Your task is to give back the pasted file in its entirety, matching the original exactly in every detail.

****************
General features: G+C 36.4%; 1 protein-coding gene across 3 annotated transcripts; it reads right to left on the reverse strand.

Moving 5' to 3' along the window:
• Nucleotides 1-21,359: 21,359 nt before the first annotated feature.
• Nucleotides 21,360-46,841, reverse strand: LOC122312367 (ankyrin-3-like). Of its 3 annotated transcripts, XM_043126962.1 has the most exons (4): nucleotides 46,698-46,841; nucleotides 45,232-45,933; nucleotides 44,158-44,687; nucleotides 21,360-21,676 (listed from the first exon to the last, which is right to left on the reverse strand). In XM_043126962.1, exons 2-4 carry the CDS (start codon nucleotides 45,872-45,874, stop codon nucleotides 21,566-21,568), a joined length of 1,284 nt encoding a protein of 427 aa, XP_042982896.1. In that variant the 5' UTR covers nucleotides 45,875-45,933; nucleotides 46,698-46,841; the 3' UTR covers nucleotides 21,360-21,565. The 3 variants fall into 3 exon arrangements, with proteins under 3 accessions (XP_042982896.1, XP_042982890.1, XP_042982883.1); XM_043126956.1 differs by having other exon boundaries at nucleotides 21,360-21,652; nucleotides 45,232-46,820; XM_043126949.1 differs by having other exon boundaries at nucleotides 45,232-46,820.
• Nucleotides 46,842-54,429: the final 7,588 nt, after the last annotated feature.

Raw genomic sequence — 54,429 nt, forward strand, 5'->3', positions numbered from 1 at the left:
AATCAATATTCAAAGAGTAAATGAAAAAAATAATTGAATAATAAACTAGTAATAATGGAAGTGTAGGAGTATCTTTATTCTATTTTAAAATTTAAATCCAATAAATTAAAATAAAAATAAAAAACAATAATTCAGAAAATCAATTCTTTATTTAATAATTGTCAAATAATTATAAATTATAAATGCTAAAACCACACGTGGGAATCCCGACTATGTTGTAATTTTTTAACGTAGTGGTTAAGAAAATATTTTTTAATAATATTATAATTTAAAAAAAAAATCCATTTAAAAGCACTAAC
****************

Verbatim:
General features: G+C 36.4%; 1 protein-coding gene across 3 annotated transcripts; it reads right to left on the reverse strand.

Moving 5' to 3' along the window:
• Nucleotides 1-21,359: 21,359 nt before the first annotated feature.
• Nucleotides 21,360-46,841, reverse strand: LOC122312367 (ankyrin-3-like). Of its 3 annotated transcripts, XM_043126962.1 has the most exons (4): nucleotides 46,698-46,841; nucleotides 45,232-45,933; nucleotides 44,158-44,687; nucleotides 21,360-21,676 (listed from the first exon to the last, which is right to left on the reverse strand). In XM_043126962.1, exons 2-4 carry the CDS (start codon nucleotides 45,872-45,874, stop codon nucleotides 21,566-21,568), a joined length of 1,284 nt encoding a protein of 427 aa, XP_042982896.1. In that variant the 5' UTR covers nucleotides 45,875-45,933; nucleotides 46,698-46,841; the 3' UTR covers nucleotides 21,360-21,565. The 3 variants fall into 3 exon arrangements, with proteins under 3 accessions (XP_042982896.1, XP_042982890.1, XP_042982883.1); XM_043126956.1 differs by having other exon boundaries at nucleotides 21,360-21,652; nucleotides 45,232-46,820; XM_043126949.1 differs by having other exon boundaries at nucleotides 45,232-46,820.
• Nucleotides 46,842-54,429: the final 7,588 nt, after the last annotated feature.

Raw genomic sequence — 54,429 nt, forward strand, 5'->3', positions numbered from 1 at the left:
AATCAATATTCAAAGAGTAAATGAAAAAAATAATTGAATAATAAACTAGTAATAATGGAAGTGTAGGAGTATCTTTATTCTATTTTAAAATTTAAATCCAATAAATTAAAATAAAAATAAAAAACAATAATTCAGAAAATCAATTCTTTATTTAATAATTGTCAAATAATTATAAATTATAAATGCTAAAACCACACGTGGGAATCCCGACTATGTTGTAATTTTTTAACGTAGTGGTTAAGAAAATATTTTTTAATAATATTATAATTTAAAAAAAAAATCCATTTAAAAGCACTAAC